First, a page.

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Israel Admits Continuing Contact with Palestinians - 2002-12-18


Israeli Prime Minister Ariel Sharon says his government is still in contact with moderate Palestinians after more than two years of conflict.

The news that the Sharon government is continuing contacts came as a bit of a surprise since the prime minister had ruled out talks with Palestinians until attacks against Israelis end.

During an interview with Israeli television Tuesday night, Mr. Sharon did not name the Palestinians he is talking with. But he said the contacts will continue. He said the number of people who are prepared to talk peace is growing and that he is ready to talk to anyone of those people.

Mr. Sharon also said he is not prepared to talk about any so-called road maps to peace until after Israel's January 28 election. The United States presented the outlines of such a proposal to the Israelis and Palestinians in August.

In a related development Israel Radio reported Wednesday that despite pressure from European governments, the Bush administration will announce this week that it will hold off officially presenting its road map for Middle East peace until after Israel's general elections.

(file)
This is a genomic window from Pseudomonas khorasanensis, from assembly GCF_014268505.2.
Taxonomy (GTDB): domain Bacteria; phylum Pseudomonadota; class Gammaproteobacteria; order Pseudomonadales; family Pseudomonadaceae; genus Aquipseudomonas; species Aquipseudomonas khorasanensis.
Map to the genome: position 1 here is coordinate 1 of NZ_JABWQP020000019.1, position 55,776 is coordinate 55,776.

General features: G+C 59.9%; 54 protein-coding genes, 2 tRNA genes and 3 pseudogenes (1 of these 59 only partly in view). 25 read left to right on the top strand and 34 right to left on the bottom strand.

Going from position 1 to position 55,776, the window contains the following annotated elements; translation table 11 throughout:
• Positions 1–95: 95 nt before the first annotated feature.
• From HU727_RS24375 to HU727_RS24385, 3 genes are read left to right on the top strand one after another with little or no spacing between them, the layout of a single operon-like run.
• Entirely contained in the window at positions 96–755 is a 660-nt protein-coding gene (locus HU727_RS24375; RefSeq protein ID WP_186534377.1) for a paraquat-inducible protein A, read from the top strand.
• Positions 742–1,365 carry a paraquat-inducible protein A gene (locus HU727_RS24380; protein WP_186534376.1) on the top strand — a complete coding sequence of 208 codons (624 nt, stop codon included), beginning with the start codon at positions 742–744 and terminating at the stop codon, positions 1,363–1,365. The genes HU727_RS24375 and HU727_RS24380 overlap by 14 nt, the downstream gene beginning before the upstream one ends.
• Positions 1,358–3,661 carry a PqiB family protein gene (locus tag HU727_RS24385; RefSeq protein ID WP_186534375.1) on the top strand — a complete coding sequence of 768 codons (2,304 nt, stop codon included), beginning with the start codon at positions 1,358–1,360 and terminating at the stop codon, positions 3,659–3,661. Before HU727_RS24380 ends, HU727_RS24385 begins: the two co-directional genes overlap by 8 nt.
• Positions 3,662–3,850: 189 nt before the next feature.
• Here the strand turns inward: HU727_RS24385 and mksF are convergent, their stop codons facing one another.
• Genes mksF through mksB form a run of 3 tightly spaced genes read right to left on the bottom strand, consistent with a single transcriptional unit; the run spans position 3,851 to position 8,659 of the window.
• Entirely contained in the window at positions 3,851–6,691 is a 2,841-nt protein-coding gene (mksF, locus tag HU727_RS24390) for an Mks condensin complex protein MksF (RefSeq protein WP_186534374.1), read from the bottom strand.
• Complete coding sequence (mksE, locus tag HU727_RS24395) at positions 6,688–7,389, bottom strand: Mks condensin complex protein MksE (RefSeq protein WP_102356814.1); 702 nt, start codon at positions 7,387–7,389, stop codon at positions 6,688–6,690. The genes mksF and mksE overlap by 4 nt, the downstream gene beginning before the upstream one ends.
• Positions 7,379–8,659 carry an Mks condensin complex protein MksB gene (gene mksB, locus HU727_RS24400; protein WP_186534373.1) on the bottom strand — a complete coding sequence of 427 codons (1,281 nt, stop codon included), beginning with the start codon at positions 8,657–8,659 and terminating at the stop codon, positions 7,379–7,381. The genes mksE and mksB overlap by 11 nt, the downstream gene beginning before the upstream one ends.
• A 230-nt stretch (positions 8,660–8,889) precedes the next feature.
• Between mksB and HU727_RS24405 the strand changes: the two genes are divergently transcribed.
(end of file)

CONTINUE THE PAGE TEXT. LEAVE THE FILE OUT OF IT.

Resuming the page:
The United States, Russia, the European Union and the United Nations - the diplomatic "quartet" working toward a Middle East peace plan - is to meet in Washington on Friday. Their talks are expected to be feature a discussion of the so-called road map.

Mr. Sharon is running for re-election against Labor Party candidate Amram Mitzna, who has been promising an immediate Israeli troop withdrawal from the Gaza Strip and talks on a pull-back from the West Bank.

Mr. Mitzna spoke about that policy in a speech at an Israeli high school on Tuesday. In those remarks he struck what is being interpreted here as a tougher tone. He said he is proposing to "separate from the Palestinians." Then, in words directed at the Palestinians themselves, he said "if you want, we will do it with agreement. If you continue with terror, we will beat you to a pulp."

Meanwhile, Palestinian leader Yasser Arafat has given a warm welcome to British plans for a Middle East peace summit in London early next month.

Prime Minster Tony Blair invited a senior Palestinian delegation to the talks, but it is unclear if Mr. Arafat will go. Mr. Blair also invited Egyptian, Saudi, and Jordanian officials and representatives of the so-called Mideast quartet.

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